Holiday Survival Guide, Part 1: Don’t Bust Your Budget

This piece was originally written by my colleague, Robyn Kehoe, for the Federal Employee Education & Assistance Fund ( and is reprinted with her permission! Happy Holidays!

Suddenly, it’s November and the winter gift-giving holidays are coming up fast. If you’re like me and are NOT one of those super-organized people who buy gifts throughout the year and stash them away, you might be gearing up for a shopping frenzy. But how to keep from busting your budget? Here are three steps to staying on track without losing your holiday spirit.


One of the easiest ways to overspend is losing track of who you have or haven’t shopped for already and what you’ve bought. I am the queen of grabbing that “perfect little thing” for a friend or relative, only to tuck it away somewhere and promptly forget it exists. Now, I make lists. Here’s how to get started:

  • Include everyone. Even if it’s a “host” gift for a party or token item, put every person you want to give to on your list.
  • Remember what you bought. Write down anything you’ve already purchased next to the person it’s for.
  • Brainstorm before you shop. Get your ideas in order so you’ll have a better idea of what you’re looking for (and where to find it).
  • Get ready to budget. Include item cost or spending limit for each person (You’ll need this for Step 2 below).

Once you have your list, you can move on to the next step, figuring out what you can really afford and making adjustments.


Ideally, you’ve already been planning for holiday gifts and have set money aside every month so you have a nice pot of cash ready and waiting for your holiday spree, but many of us get caught a little short. Take a realistic look at your budget and decide what you can and can’t afford this holiday season. If you’re hosting a holiday or party at your house, buying new clothes for an event, or attending holiday shows and parties, those can also eat into your available cash. Once you’ve decided how much you can afford to spend on gifts, grab your list from Step 1 and:

  • Add it up. Check those spending limits and gift prices you included on your list and see how close you are to what you can afford.
  • Be honest with yourself. If your budget and your plans don’t match, does everyone on your list really need a gift? Would a less costly option, like baking, other homemade gifts or another creative alternative work? (Stay tuned for Part 2 in this series – Giving Great Gifts for Less (or No) Cash – coming Nov. 29)
  • Adjust your list. Take people off, lower your spending limits and/or change your gift ideas to better match your budget.
  • Bring your list. On your phone, on paper, whatever works best for you, make sure you have your list on hand when you’re shopping.
  • Keep track. Update your list as you go with what you bought and how much you spent. If you went over budget for one person, consider adjusting somewhere else.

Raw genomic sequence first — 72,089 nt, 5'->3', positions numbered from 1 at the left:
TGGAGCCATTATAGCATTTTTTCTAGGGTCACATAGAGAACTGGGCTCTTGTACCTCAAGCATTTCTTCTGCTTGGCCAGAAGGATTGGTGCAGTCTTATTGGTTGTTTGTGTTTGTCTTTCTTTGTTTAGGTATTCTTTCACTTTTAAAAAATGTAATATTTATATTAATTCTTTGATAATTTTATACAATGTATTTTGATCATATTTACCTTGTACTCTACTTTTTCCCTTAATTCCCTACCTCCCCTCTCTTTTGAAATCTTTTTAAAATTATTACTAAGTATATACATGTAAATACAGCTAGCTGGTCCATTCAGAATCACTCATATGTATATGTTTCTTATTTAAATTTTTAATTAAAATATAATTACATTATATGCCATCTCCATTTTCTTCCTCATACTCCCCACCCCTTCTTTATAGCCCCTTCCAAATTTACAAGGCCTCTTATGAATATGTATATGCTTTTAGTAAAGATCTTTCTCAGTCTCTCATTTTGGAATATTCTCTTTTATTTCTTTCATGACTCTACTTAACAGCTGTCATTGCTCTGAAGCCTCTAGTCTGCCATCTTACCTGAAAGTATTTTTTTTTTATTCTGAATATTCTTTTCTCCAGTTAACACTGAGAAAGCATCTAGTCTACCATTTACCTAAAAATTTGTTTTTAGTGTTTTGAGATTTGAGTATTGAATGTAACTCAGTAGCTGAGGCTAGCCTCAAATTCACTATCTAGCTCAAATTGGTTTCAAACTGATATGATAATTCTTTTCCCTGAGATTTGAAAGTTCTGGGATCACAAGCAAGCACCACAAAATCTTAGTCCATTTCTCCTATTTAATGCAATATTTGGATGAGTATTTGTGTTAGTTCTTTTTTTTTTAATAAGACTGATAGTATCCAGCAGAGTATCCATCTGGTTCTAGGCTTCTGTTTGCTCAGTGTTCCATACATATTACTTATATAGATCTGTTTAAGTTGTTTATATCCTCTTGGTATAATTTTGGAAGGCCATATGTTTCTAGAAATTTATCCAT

Keeping track as you go is the key here. You’re less likely to forget someone – or accidentally double up – and more likely to stick to your budget if you have an updated list with you.

And before you put it all on a credit card to pay off later, the folks at myFICO (the company behind your credit score) want you to remember you’ll be paying interest on those purchases if you don’t pay off your whole balance each month, and you could also be lowering your credit score.

The Bankers Trust Education Center has a few more holiday budget pitfalls to avoid so you won’t be dreading your January bank statement or digging out of debt for months to come.


If your family or friend group is large, it can be overwhelming to think about affording even something small for each person, never mind all the time you’d need to shop. But there are fun ways to exchange gifts with a group without busting your budget. You can:

  • Draw names. In person or virtually, randomly assign names so each person in the group/family is giving and receiving just one gift.
  • Set a price limit. Is $5 right for your family? $50? Be sure to consider whether or not everyone is in the same financial shape and try to set a budget that won’t cause stress for those who might have lower incomes or higher bills.
  • Have a “white elephant” exchange. Each person brings one wrapped gift and participants take turns picking one from the pile. Choose gag gifts, or have everyone bring something similar (scented candles/restaurant gift cards/vintage t-shirts/etc.). Trade or “steal” opened gifts. Check out https://www.whiteelephantrules.comfor more ideas.

If you make your list(s) and check it every time, pay attention to your budget, and find creative ways to make gift giving both affordable and fun, you’ll be on your way to a low-stress holiday season and a more relaxing New Year.

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